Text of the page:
Solution: Left to right straight pull = 8 × 3 in. = 24 in. Right to left straight pull = 8 × 3 in. = 24 in. Left to right angle pull = (6 × 3 in.) + 3 in. = 21 in. Right to left angle pull = no calculation

What’s the vertical dimension of this box?

Solution: Top to bottom straight pull = no calculation.

Bottom to top straight pull = no calculation.

Top to bottom angle pull = no calculation.

Bottom to top angle pull = 6 × 3 in. = 18 in.

Answer: (a) 18 in. [Sec. 314.28]

What’s the minimum distance between the two trade size 3 raceways containing the same conductors?

Solution: 6 × 3 in. = 18 in.

Answer: (a) 18 in. [Sec. 314.28]

### Pull box example 2

A pull box contains a trade size 2 and trade size 3 raceway on the left side, a trade size 3 raceway on the top, and a trade size 2 raceway on the right side. The trade size 2 raceways are a straight pull, and the trade size 3 raceways are an angle pull.

What’s the horizontal dimension of this box?

Solution: Left to right straight pull = 8 × 2 in. = 16 in.

Right to left straight pull = 8 × 2 in. = 16 in.

Left to right angle pull = (6 × 3 in.) + 2 in. = 20 in.

Right to left angle pull = no calculation.

Answer: (a) 20 in. [Sec. 314.28(A)(2)]

What’s the vertical dimension of this box (Fig. 3)?

Solution: Top to bottom straight pull = no calculation.

Bottom to top straight pull = no calculation.

Top to bottom angle pull = 6 × 3 in. = 18 in.

Bottom to top angle pull = no calculation.

Answer: (b) 18 in. [Sec. 314.28(A)(2)]

If the two trade size 3 raceways contain the same conductors, what’s the minimum distance between these raceways?

Solution: 6 × 3 in. = 18 in.

Answer: (a) 18 in. [Sec. 314.28(A)(2)]

### Quick Tips for Pull Box Sizing

Tips for learning:

• Pull box calculations become easier with more practice. Use practical field examples to practice calculations.
• Draw up some sample pull boxes and calculate them.
• Obtain drawings from a completed project and “reverse engineer” the box sizes by calculating them.

Tips for doing:

• Draw out the problem.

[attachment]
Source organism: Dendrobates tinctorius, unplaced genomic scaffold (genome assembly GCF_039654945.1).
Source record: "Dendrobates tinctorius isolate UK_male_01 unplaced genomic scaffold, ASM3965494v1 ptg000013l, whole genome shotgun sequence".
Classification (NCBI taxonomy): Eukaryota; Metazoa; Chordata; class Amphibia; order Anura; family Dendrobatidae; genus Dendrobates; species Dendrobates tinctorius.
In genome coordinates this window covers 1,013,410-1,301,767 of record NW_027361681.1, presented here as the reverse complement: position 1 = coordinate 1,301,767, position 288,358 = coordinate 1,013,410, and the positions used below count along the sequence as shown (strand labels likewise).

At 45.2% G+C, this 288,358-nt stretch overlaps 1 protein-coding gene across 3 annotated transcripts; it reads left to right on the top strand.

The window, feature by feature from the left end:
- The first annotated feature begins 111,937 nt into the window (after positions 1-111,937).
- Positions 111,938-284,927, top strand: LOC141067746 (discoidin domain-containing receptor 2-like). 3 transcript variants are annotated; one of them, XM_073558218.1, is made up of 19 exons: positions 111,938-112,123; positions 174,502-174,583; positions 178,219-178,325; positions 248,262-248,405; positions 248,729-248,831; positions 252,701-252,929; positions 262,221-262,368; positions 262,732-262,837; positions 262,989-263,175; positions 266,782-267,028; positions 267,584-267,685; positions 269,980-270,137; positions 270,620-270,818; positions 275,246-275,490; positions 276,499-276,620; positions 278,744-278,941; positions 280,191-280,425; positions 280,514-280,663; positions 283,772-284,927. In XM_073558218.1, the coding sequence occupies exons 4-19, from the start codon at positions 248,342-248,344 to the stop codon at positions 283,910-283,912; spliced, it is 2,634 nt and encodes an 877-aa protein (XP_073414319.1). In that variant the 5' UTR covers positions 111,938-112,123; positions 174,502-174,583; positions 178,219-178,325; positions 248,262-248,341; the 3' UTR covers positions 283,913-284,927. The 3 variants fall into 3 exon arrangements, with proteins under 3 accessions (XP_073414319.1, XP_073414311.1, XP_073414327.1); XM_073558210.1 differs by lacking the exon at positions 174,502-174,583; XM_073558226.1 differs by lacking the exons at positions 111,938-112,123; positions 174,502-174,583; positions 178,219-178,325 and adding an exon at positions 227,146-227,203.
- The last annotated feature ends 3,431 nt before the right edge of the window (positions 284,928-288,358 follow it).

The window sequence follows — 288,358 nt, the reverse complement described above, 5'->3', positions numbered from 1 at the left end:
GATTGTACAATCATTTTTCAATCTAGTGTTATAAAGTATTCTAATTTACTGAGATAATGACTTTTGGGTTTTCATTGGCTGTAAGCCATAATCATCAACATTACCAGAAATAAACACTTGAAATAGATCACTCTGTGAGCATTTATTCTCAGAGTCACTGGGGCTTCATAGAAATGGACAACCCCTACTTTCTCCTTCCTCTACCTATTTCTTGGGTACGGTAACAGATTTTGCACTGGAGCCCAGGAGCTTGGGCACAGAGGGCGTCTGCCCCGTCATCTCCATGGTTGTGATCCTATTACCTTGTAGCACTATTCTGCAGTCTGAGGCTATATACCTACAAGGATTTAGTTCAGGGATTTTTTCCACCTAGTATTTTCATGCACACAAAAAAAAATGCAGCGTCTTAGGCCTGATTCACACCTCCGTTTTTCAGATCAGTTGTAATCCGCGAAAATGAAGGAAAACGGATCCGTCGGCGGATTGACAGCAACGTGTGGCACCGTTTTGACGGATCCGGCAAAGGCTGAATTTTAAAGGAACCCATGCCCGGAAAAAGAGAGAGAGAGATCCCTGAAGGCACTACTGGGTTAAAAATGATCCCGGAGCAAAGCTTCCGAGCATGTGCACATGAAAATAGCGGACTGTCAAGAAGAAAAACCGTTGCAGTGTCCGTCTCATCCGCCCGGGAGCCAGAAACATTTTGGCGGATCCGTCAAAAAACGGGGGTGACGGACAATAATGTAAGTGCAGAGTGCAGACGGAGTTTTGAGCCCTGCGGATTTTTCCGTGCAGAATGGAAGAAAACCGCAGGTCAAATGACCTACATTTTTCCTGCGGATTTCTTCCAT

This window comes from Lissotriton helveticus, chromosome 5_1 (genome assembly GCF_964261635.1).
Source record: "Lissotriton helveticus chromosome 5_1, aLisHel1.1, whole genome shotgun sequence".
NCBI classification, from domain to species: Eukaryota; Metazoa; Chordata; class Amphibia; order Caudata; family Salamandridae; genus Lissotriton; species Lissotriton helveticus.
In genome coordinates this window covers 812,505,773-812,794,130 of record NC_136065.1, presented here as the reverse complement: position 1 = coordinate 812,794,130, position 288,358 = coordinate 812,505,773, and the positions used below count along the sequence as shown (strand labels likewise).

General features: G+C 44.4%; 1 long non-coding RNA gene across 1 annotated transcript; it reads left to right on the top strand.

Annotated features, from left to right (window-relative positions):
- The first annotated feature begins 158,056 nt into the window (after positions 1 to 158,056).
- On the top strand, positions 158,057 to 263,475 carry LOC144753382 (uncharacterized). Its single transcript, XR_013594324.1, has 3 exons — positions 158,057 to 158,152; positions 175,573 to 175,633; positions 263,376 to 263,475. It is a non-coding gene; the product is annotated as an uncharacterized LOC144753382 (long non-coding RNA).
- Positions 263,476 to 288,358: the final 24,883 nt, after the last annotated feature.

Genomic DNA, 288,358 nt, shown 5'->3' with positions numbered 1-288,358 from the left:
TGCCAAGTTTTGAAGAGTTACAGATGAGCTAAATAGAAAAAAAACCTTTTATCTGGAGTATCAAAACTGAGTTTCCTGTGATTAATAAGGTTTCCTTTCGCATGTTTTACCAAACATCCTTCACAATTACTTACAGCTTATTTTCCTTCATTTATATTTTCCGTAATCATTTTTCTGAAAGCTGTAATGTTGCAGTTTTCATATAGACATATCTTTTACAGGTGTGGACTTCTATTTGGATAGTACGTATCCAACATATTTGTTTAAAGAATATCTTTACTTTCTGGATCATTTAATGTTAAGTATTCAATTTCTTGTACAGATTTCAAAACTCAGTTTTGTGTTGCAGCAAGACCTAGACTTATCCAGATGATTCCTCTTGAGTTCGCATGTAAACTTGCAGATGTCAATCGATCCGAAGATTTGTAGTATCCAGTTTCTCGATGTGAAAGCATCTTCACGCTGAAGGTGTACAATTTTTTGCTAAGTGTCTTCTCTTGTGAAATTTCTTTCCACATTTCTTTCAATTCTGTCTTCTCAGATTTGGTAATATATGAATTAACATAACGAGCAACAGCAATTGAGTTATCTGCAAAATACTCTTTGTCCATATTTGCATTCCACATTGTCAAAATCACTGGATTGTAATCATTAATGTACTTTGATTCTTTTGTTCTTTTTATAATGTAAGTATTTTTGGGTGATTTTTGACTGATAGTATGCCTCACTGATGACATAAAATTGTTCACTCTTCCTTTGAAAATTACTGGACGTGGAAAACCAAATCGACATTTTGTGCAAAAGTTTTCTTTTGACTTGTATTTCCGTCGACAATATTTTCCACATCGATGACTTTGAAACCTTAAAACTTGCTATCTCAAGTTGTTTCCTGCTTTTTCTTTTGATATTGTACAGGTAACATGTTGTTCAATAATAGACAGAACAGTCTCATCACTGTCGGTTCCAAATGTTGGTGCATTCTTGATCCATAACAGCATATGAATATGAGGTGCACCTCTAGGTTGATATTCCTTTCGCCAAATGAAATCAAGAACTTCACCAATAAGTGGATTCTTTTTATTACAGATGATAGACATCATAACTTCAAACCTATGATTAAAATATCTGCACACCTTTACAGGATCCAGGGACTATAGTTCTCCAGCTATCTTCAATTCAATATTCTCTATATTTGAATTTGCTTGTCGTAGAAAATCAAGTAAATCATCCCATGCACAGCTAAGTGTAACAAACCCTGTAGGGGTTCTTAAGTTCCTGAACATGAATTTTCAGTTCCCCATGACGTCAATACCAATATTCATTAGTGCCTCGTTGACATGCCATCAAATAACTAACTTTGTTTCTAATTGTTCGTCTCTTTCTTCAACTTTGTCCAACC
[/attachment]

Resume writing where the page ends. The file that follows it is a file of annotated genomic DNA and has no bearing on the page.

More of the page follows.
• To avoid simple mistakes, take your time, and be methodical.
• Do one wall at a time, and remember which wall you’re working on.
• Calculate the horizontal distance(s):
• Left to right straight calculation
• Right to left straight calculation
• Left to right angle or U pull calculation
• Right to left angle or U pull calculation
• Calculate the vertical distance(s):
• Top to bottom straight calculation
• Bottom to top straight calculation
• Top to bottom angle or U pull calculation
• Bottom to top angle or U pull calculation
• Calculate the distance between raceways enclosing the same conductors.

These materials are provided to us by Mike Holt Enterprises in Leesburg, Fla. To view Code training materials offered by this company, visit www.mikeholt.com/code

### Mike Holt

Mike Holt is the owner of Mike Holt Enterprises (www.MikeHolt.com), one of the largest electrical publishers in the United States. He earned a master's degree in the Business Administration Program (MBA) from the University of Miami. He earned his reputation as a National Electrical Code (NEC) expert by working his way up through the electrical trade. Formally a construction editor for two different trade publications, Mike started his career as an apprentice electrician and eventually became a master electrician, an electrical inspector, a contractor, and an educator. Mike has taught more than 1,000 classes on 30 different electrical-related subjects — ranging from alarm installations to exam preparation and voltage drop calculations. He continues to produce seminars, videos, books, and online training for the trade as well as contribute monthly Code content to EC&M magazine.